Microsoft sees Powerset-powered search ad revolution

Natural language processing could let advertisers bid for search ad placement based on broad concepts, not just a gaggle of keywords.

SAN JOSE, Calif.-- Microsoft bought search start-up Powerset with the expectation that its natural-language processing technology would give a better understanding of search queries and the content of Web pages. But wait--there's more.

Microsoft acquired search start-up Powerset for its natural-language processing technology.
Microsoft acquired search start-up Powerset for its natural-language processing technology. Powerset

The company also believes Powerset's technology could help advertisers find placement on Web search results, said Scott Prevost, Powerset's general manager and product director, in a meeting here with reporters in conjunction with the Search Engine Strategies conference.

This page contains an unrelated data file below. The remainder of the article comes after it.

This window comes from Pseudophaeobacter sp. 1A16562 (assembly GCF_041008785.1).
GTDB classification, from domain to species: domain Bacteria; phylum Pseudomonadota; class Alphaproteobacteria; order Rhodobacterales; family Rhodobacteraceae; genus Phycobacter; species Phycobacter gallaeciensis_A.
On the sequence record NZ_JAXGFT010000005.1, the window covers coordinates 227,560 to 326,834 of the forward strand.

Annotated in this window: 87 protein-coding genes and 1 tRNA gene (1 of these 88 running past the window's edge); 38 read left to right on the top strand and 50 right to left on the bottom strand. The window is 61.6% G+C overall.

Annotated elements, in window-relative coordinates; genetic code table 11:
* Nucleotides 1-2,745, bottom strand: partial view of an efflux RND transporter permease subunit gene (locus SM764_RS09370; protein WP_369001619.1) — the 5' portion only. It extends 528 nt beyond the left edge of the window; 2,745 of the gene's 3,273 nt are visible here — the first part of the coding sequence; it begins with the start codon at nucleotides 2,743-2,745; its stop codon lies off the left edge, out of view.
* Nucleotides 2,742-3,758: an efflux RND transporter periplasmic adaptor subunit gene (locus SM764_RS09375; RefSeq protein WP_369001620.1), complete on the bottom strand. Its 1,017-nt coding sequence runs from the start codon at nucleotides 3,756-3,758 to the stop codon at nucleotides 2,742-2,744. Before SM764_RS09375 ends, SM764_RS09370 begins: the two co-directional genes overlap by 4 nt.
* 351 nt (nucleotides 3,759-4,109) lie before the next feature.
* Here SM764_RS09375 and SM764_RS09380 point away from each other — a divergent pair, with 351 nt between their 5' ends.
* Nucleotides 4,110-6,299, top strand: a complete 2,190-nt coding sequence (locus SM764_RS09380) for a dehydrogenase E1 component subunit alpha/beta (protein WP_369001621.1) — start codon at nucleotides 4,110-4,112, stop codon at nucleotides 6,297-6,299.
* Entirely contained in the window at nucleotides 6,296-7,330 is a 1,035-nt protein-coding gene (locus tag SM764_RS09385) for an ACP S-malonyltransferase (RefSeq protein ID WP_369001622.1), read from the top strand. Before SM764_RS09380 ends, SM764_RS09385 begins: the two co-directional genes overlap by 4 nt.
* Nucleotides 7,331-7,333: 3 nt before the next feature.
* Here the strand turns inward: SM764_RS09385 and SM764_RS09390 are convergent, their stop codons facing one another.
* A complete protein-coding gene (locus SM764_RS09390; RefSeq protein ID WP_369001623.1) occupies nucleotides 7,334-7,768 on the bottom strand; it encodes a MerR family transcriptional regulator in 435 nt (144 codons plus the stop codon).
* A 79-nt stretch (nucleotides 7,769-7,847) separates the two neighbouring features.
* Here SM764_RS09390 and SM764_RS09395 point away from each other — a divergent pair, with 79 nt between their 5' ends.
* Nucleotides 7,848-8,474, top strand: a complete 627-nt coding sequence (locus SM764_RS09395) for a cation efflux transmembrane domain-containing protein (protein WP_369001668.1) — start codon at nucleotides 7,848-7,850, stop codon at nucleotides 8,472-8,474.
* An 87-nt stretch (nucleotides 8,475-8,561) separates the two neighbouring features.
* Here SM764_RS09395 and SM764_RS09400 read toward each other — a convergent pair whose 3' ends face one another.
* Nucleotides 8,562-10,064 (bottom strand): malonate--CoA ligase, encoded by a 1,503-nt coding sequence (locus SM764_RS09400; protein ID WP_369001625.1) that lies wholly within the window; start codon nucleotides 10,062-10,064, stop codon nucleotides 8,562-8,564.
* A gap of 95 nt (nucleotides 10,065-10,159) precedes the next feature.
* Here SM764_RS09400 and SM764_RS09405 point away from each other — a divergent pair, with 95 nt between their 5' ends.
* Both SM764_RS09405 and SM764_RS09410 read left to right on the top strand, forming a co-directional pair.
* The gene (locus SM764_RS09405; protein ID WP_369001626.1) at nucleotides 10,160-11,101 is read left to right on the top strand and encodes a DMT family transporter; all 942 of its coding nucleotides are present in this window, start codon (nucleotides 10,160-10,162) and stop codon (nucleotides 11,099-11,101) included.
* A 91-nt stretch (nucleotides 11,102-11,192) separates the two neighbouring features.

Today, advertisers bid to have their ads shown on search results pages depending on specific keywords that users type into search engines. That can be an onerous process, given how many keywords are involved with a particular segment. Using natural language processing could lead to an entirely different mechanism for linking ads to search results, though, Prevost said.

"If people aren't bidding on keywords, and are bidding on concepts, it could completely change the ball game," Prevost said.

About the author

Stephen Shankland has been a reporter at CNET since 1998 and covers browsers, Web development, digital photography and new technology. In the past he has been CNET's beat reporter for Google, Yahoo, Linux, open-source software, servers and supercomputers. He has a soft spot in his heart for standards groups and I/O interfaces.


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